Move over, platinum, creamy vanilla is the new blonde on the block. It’s a warmer white without any icy undertones.

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Four tips to get every millimeter out of your pricey blonde streaks.

It never fails, your highlights are looking great one day and then the next day you notice a tsunami of dark, gray dotted hair coming from your crown. Where did that come from so quickly? You dial up your hair girl only to realize that she can’t fit you in for two to three weeks. Panic-stricken, you debate canceling all plans until you get the magical, ego-boosting blonde put back in your hair. There’s no need to cancel your plans if you know these tricks to extend your highlights two to three weeks past the recommended 8-10 week highlight touch up.

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Switch Your Part

Hairdressers carefully place your highlights along the part in your hair down the center of your head. While this does showcase the brightness of your highlights when you first get them, it’s also the first place to show how far out your highlights have grown. When it’s almost time for new highlights, try parting your hair on the other side of your head. This camouflages the telltale line between the dark new growth hair and the lighter out growing hair.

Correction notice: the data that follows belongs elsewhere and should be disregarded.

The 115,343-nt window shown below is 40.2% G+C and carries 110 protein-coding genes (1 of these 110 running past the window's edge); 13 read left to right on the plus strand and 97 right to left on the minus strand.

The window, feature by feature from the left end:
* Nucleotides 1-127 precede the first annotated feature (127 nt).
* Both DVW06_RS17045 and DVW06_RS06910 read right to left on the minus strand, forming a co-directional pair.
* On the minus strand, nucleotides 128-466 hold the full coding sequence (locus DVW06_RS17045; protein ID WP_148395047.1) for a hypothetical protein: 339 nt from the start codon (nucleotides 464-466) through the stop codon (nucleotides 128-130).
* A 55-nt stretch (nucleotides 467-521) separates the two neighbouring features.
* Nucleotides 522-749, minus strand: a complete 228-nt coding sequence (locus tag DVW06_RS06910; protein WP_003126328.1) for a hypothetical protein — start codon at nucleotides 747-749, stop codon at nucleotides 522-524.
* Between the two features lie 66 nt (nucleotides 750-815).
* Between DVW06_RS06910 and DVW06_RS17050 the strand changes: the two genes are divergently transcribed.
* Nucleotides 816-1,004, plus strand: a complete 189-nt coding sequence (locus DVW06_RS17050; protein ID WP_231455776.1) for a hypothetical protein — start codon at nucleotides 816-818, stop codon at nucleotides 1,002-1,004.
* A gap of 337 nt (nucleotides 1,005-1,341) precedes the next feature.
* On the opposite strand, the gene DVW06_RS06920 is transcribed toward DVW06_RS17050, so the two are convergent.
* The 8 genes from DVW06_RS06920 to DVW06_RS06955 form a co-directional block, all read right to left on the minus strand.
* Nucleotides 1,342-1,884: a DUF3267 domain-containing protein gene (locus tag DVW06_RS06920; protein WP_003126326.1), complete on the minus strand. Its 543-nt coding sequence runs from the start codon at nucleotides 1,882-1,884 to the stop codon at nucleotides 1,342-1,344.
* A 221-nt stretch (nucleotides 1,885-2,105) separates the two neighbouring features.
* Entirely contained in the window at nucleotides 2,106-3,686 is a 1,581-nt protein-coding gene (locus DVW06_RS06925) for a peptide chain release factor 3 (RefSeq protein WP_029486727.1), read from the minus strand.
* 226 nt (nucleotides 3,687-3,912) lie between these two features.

Wash Your Hair More

Greasy hair is darker in color. While we are all about skipping a full wash and dry in favor of dry shampoo, now is not the time. You need to keep your hair as clean as possible so that it will look as light as possible. Preventative measure: after you wash, style it with dry shampoo as a preemptive grease absorber.

Temporary Root Touch Ups

There are some miraculous new hair products that you can dispense right into your hair that will cover your grays and browns in an instant and last until your next shampoo. We recommend this spray or this powder.

Use Two Colors to Highlight

Another key to extending the life of your highlights is to request using two different lightening colors: one darker and one lighter. Not only do these two colors give your hair extra dimension, but it helps the growing out process to look less obvious.